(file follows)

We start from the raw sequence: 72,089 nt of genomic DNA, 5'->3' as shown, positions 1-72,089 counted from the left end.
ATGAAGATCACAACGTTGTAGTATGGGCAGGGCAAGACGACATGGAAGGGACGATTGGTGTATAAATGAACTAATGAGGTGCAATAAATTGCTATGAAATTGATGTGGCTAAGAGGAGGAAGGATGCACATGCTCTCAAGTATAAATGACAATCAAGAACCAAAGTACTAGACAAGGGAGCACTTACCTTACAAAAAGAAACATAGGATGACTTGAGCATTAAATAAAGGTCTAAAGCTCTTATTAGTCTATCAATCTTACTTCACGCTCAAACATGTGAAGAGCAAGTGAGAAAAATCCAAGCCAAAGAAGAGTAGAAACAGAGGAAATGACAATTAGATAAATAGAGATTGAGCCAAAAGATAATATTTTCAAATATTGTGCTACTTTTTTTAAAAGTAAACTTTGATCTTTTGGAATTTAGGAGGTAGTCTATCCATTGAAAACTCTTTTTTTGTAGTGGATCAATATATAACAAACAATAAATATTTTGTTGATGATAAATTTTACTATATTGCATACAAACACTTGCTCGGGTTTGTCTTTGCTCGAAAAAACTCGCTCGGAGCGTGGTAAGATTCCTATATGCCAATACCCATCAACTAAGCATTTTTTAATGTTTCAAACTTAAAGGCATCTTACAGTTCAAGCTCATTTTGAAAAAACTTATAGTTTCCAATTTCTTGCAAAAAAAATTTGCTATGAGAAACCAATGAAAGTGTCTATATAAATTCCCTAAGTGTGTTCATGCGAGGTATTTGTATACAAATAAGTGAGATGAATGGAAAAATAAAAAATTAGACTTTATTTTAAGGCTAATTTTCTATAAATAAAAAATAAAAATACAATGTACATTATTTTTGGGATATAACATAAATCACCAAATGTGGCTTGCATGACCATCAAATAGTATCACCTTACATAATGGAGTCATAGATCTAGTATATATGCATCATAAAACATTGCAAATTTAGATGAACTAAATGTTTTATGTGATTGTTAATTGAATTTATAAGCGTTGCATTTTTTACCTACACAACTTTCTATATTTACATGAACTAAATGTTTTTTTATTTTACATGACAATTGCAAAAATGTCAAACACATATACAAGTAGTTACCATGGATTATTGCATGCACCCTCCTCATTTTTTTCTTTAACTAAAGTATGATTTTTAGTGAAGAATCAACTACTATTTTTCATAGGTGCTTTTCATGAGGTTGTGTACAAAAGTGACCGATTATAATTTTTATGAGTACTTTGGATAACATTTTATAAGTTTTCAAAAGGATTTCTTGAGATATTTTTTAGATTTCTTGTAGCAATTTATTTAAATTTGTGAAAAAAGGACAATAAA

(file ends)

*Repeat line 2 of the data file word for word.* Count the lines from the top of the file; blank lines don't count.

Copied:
ATGAAGATCACAACGTTGTAGTATGGGCAGGGCAAGACGACATGGAAGGGACGATTGGTGTATAAATGAACTAATGAGGTGCAATAAATTGCTATGAAATTGATGTGGCTAAGAGGAGGAAGGATGCACATGCTCTCAAGTATAAATGACAATCAAGAACCAAAGTACTAGACAAGGGAGCACTTACCTTACAAAAAGAAACATAGGATGACTTGAGCATTAAATAAAGGTCTAAAGCTCTTATTAGTCTATCAATCTTACTTCACGCTCAAACATGTGAAGAGCAAGTGAGAAAAATCCAAGCCAAAGAAGAGTAGAAACAGAGGAAATGACAATTAGATAAATAGAGATTGAGCCAAAAGATAATATTTTCAAATATTGTGCTACTTTTTTTAAAAGTAAACTTTGATCTTTTGGAATTTAGGAGGTAGTCTATCCATTGAAAACTCTTTTTTTGTAGTGGATCAATATATAACAAACAATAAATATTTTGTTGATGATAAATTTTACTATATTGCATACAAACACTTGCTCGGGTTTGTCTTTGCTCGAAAAAACTCGCTCGGAGCGTGGTAAGATTCCTATATGCCAATACCCATCAACTAAGCATTTTTTAATGTTTCAAACTTAAAGGCATCTTACAGTTCAAGCTCATTTTGAAAAAACTTATAGTTTCCAATTTCTTGCAAAAAAAATTTGCTATGAGAAACCAATGAAAGTGTCTATATAAATTCCCTAAGTGTGTTCATGCGAGGTATTTGTATACAAATAAGTGAGATGAATGGAAAAATAAAAAATTAGACTTTATTTTAAGGCTAATTTTCTATAAATAAAAAATAAAAATACAATGTACATTATTTTTGGGATATAACATAAATCACCAAATGTGGCTTGCATGACCATCAAATAGTATCACCTTACATAATGGAGTCATAGATCTAGTATATATGCATCATAAAACATTGCAAATTTAGATGAACTAAATGTTTTATGTGATTGTTAATTGAATTTATAAGCGTTGCATTTTTTACCTACACAACTTTCTATATTTACATGAACTAAATGTTTTTTTATTTTACATGACAATTGCAAAAATGTCAAACACATATACAAGTAGTTACCATGGATTATTGCATGCACCCTCCTCATTTTTTTCTTTAACTAAAGTATGATTTTTAGTGAAGAATCAACTACTATTTTTCATAGGTGCTTTTCATGAGGTTGTGTACAAAAGTGACCGATTATAATTTTTATGAGTACTTTGGATAACATTTTATAAGTTTTCAAAAGGATTTCTTGAGATATTTTTTAGATTTCTTGTAGCAATTTATTTAAATTTGTGAAAAAAGGACAATAAA